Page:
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Philosophical Perspectives on the Self

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Edited By Joao Fonseca and Jorge Goncalves

For the last decade the topic of the Self has been under intense scrutiny from researchers of various areas spanning from philosophy, neurosciences, and psychology to anthropology and sociology. The present volume addresses the Self under different and influent philosophical perspectives: from phenomenology and psychoanalysis to metaphysics and neurophilosophy and discusses several and distinct problems such as personal identity, the core/narrative self-distinction, psychopathologies, the mind-body problem and the nature of the relations between self, consciousness and emotions. The book reflects these different philosophical problems and approaches and aims to provide a map of current philosophical perspectives on the topic of the Self.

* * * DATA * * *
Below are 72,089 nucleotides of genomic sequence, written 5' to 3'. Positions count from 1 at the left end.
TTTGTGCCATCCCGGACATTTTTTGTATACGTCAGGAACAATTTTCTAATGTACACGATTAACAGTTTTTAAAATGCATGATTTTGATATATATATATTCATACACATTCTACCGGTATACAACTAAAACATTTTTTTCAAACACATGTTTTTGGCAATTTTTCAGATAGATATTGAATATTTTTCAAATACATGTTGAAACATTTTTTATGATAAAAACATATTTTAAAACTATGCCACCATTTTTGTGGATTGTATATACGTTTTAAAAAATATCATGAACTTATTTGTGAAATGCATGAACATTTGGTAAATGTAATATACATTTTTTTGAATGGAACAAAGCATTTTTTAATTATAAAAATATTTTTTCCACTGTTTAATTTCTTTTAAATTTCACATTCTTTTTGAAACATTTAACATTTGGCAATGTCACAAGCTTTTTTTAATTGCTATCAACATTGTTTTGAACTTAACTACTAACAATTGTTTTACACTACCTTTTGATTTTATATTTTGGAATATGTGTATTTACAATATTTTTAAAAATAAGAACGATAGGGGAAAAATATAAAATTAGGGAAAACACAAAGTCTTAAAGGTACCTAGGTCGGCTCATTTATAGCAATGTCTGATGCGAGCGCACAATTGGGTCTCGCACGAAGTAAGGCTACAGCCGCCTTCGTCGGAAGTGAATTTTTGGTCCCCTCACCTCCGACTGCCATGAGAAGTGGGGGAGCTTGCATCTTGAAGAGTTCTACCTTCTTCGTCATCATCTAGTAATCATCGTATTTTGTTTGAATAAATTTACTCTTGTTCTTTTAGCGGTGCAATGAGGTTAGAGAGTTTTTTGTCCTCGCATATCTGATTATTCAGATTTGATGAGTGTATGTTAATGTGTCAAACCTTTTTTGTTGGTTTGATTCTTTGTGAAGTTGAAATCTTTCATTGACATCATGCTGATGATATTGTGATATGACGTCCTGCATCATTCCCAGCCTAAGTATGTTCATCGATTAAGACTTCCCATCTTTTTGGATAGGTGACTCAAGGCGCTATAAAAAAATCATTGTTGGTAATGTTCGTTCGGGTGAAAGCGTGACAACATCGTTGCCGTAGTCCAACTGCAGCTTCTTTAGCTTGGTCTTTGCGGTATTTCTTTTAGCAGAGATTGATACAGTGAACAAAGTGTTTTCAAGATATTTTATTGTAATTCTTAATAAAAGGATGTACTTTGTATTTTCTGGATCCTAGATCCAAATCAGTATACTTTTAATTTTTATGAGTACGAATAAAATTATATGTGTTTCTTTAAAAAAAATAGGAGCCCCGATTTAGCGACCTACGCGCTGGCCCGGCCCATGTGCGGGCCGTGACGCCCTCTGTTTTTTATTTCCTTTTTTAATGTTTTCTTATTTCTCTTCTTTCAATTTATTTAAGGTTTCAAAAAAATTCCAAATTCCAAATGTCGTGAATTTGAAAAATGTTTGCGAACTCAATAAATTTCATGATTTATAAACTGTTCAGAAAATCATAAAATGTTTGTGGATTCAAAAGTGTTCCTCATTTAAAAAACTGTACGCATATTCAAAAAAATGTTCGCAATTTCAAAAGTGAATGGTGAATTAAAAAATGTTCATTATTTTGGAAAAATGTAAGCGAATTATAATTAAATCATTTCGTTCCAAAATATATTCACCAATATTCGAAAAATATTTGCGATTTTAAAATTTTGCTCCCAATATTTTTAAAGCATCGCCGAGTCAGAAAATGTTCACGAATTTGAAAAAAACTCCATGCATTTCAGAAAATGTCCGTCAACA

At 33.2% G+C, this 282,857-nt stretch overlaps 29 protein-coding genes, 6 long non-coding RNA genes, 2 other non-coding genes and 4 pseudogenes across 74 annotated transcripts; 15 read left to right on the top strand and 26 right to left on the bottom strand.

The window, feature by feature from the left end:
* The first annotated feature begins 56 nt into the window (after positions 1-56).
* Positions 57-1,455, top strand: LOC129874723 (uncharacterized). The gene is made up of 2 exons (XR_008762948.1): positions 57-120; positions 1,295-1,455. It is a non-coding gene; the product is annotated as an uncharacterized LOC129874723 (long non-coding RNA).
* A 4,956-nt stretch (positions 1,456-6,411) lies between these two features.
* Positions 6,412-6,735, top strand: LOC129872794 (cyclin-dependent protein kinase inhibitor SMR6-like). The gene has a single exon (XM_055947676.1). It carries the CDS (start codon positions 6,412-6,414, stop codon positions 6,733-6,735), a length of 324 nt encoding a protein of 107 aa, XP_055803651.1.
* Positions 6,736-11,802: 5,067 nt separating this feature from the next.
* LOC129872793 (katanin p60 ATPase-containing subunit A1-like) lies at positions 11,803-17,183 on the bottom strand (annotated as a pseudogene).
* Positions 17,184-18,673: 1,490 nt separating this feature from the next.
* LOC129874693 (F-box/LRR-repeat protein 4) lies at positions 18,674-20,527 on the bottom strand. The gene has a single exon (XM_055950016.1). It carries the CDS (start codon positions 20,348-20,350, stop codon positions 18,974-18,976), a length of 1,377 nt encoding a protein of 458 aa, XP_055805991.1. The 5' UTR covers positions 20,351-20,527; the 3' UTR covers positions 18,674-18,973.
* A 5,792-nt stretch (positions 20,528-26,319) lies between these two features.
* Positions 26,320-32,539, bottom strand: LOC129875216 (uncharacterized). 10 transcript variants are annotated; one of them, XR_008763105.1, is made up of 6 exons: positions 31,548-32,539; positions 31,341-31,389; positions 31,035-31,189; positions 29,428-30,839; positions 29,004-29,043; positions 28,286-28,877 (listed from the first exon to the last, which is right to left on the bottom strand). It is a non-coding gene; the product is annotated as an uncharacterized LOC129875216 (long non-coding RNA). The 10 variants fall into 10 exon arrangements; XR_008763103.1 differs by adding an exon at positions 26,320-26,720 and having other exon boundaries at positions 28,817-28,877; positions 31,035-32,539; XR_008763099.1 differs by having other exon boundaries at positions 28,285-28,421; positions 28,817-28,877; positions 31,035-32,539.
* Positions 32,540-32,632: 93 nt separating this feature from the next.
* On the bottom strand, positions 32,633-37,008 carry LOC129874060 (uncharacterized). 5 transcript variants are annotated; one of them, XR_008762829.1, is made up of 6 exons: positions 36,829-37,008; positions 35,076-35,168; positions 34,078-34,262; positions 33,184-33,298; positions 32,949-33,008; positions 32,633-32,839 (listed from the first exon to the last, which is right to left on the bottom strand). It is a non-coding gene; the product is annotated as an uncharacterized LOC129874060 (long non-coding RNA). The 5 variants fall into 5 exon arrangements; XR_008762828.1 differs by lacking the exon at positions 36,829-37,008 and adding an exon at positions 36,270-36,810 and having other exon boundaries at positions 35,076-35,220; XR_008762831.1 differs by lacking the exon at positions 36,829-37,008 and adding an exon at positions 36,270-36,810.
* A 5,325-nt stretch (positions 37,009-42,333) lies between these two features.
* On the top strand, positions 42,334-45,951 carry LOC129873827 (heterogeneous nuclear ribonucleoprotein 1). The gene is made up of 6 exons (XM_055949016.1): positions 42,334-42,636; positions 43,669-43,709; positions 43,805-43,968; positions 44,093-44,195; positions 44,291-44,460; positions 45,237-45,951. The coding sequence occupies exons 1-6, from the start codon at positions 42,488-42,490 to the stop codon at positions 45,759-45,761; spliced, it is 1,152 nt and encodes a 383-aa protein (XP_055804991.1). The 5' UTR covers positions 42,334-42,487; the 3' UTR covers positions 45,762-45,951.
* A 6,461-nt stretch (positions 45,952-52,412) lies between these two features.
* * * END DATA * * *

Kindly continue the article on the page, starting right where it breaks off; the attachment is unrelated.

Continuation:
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Animalism and the Remnant-Person Problem

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ERIC T. OLSON

Introduction

Animalism clashes with the conviction that we should go with our transplanted brains. A good reply is that if animalism were true, we could explain easily enough both why the conviction is false and why it seems compelling. But another objection cannot be answered so easily. Animalism seems to imply that the detached brain would be a person who comes into being when the brain is removed and ceases to exist when the brain goes into a new head. And that seems absurd. The paper argues that, although this is equally problem for many views besides animalism, it has no obvious solution.

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